It is a potent support and ally to a brave man standing single, or with a few, for the right, and out-voted and ostracized, to know that better men in other parts of the country appreciate the service and will rightly report him to his own and the next age. Without this assurance, he will sooner sink. He may well say, ‘If my[242] countrymen do not care to be defended, I too will decline the controversy, from which I only reap invectives and hatred.’ Yet the lovers of liberty may with reason tax the coldness and indifferentism of scholars and literary men. They are lovers of liberty in Greece and Rome and in the English Commonwealth, but they are lukewarm lovers of the liberty of America in 1854. The universities are not, as in Hobbes’s time, “the core of rebellion,” no, but the seat of inertness. They have forgotten their allegiance to the Muse, and grown worldly and political. I listened, lately, on one of those occasions when the university chooses one of its distinguished sons returning from the political arena, believing that senators and statesmen would be glad to throw off the harness and to dip again in the Castalian pools. But if audiences forget themselves, statesmen do not. The low bows to all the crockery gods of the day were duly made:—only in one part of the discourse the orator allowed to transpire, rather against his will, a little sober sense.[148] It was this: ‘I am, as you see, a man virtuously inclined, and only corrupted by my profession of politics. I should prefer the right side. You, gentlemen of these literary and scientific schools, and the important class[243] you represent, have the power to make your verdict clear and prevailing. Had you done so, you would have found me its glad organ and champion. Abstractly, I should have preferred that side. But you have not done it. You have not spoken out. You have failed to arm me. I can only deal with masses as I find them. Abstractions are not for me. I go then for such parties and opinions as have provided me with a working apparatus. I give you my word, not without regret, that I was first for you; and though I am now to deny and condemn you, you see it is not my will but the party necessity.’ Having made this manifesto and professed his adoration for liberty in the time of his grandfathers, he proceeded with his work of denouncing freedom and freemen at the present day, much in the tone and spirit in which Lord Bacon prosecuted his benefactor Essex. He denounced every name and aspect under which liberty and progress dare show themselves in this age and country, but with a lingering conscience which qualified each sentence with a recommendation to mercy.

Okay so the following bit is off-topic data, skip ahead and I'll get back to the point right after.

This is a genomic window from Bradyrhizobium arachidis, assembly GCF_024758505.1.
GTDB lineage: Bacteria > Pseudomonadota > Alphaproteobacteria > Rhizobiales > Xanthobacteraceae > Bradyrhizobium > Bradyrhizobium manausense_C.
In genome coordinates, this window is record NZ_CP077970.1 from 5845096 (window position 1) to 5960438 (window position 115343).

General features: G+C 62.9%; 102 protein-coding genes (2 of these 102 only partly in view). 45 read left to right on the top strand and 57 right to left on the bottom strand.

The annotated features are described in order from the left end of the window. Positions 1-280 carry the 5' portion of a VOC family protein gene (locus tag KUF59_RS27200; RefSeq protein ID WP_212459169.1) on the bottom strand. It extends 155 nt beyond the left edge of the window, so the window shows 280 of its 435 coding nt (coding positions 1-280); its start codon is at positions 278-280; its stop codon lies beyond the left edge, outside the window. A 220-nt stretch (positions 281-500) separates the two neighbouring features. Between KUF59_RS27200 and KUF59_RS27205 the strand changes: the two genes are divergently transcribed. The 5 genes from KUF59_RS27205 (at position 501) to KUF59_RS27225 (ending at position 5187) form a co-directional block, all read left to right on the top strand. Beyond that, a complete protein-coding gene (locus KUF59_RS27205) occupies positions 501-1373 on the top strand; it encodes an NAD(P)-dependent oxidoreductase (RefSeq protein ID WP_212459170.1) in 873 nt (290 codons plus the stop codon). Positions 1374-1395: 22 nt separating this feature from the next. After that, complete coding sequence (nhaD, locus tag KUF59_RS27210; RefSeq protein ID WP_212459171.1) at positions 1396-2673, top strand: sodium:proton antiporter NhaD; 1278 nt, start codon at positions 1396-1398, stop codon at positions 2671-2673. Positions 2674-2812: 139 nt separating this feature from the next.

But I put it to every noble and generous spirit, to every poetic, every heroic, every religious heart, that not so is our learning, our[244] education, our poetry, our worship to be declared. Liberty is aggressive, Liberty is the Crusade of all brave and conscientious men, the Epic Poetry, the new religion, the chivalry of all gentlemen. This is the oppressed Lady whom true knights on their oath and honor must rescue and save.